Articles Posted in Disability Discrimination

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Under the federal American with Disabilities Act (“ADA”), and the New Jersey Law Against Discrimination (“LAD”), a disabled employee is entitled to be reasonably accommodated by their employer so long as to do so does not create an undue hardship for the employer or coworkers. However, for an employee to be entitled to a reasonable accommodation for a disability, the ADA and LAD requires that the disabled employee can perform the essential functions of their job with or without an accommodation. Put differently, an employer is not required to accommodate an employee who cannot perform his or her essential job functions even with an accommodation. Hennessey v. Winslow Township, 368 N.J. Super. 443, 452 (App. Div. 2004), aff’d, 183 N.J. 593 (2005).

What constitutes an “essential function” requires a very fact specific determination. To do so, the U.S. Equal Employment Commission suggests the following factors be considered: (1) the employer’s job descriptions; (2) whether the position exists to perform that function specifically; (3) the experience of employees who actually hold that position; (4) the time spent performing the function; (5) the consequences of not performing the function; (6) whether other employees are available to perform the function, and; (7) the degree of expertise or skill required to perform the function. However,when looking at the job description factor, the New Jersey Supreme Court in Grande v. Saint Clare’s Health Sys., Nos. A-67, 076606, 2017 N.J. LEXIS 746, at *1 (decided July 12, 2017) recently reaffirmed that an employer cannot arbitrarily define which requirements are “essential” job functions.

Maryanne Grande (“Grande”) was a Registered Nurse who suffered repeated injuries while working at Saint Clare’s causing damage to her shoulders and neck. Following her last medical leave, Grande was cleared by her doctor to return to full-duty. However, before permitting her to do so, Saint Clare’s required Grande to undergo and pass a functional capacity evaluation (an FCE). The FCE concluded that Grande was fit to perform medium category work (occasional lift and work up to 50 lbs.) with certain job alterations to avoid prolonged or repetitive neck movements, and required assistance when performing patient transfers or guarding patients or handling loads greater than 50 pounds. Thereafter, Saint Clare’s informed Grande that they were terminating her employment because they felt she had limitations which prevented her from safely doing her job.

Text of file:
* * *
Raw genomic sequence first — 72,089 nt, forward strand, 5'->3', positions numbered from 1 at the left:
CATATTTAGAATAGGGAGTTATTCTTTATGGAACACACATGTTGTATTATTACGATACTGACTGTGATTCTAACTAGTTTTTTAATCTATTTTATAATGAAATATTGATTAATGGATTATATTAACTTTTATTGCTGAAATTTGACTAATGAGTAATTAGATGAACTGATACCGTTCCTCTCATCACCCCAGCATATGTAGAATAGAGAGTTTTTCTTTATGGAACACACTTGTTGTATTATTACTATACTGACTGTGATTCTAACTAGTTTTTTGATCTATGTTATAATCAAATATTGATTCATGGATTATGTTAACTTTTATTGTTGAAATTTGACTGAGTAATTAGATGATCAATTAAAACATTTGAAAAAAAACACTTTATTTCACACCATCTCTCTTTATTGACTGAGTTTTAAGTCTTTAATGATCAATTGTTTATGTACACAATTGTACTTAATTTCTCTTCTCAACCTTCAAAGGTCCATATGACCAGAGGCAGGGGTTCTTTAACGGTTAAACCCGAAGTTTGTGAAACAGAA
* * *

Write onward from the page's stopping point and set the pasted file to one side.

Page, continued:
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Victims of disability discrimination no longer need to shoulder the burden and high expense of retaining a pricey medical expert to come to court to render an opinion establishing their physical, mental and/or emotional disability in question; they can now use their treating doctor for this purpose. So said our New Jersey Supreme Court in a recently decided case entitled Delvecchio v. Township of Bridgewater, — N.J. —, 2016 N.J. LEXIS 335 (2016) where the Court affirmed the reversal of a jury’s verdict of no cause of action against a former dispatcher of the Township of Bridgewater Police Department (the “Bridgewater PD”).

In 2003, Mrs. Delvecchio developed inflammatory bowel syndrome (“IBS”), and began treatment with Dr. Gary Ciambotti (Ciambotti), a gastroenterologist. Dr. Ciambotti wrote to plaintiff’s supervisors and stated that her symptoms were under control as long as she worked regular daytime hours, but would be exacerbated by an assignment to the midnight shift. After repeatedly declining assignments to the midnight shift, Mrs. Delvecchio was asked to resign from her position. She then accepted a lower-paying job as a records clerk for the Township. Plaintiff used more than her allotted sick days, and the Township terminated her employment.

Thereafter, Mrs. Delvecchio filed a New Jersey Law Against Discrimination (the “LAD”) disability discrimination complaint against the Township, Bridgewater PD and individual defendants. She contended, among other claims, that her IBS constituted a disability for purposes of LAD and that defendants failed to provide a reasonable accommodation for that disability when they set the schedule for her work as a police dispatcher. Mrs. Delvecchio disclosed in pretrial discovery that she intended to present the testimony of Dr. Ciambotti to establish his diagnosis of IBS. However, the trial court barred the testimony of Dr. Ciambotti on the grounds that he had not been retained and identified by plaintiff in pretrial discovery as an expert witness and had not prepared an expert report containing his findings. Without the testimony of a physician establishing the nature and extent of her disability, the jury was left with no choice but to conclude that Mrs. Delvecchio had failed to establish that she had a disability preventing her from working midnight shifts.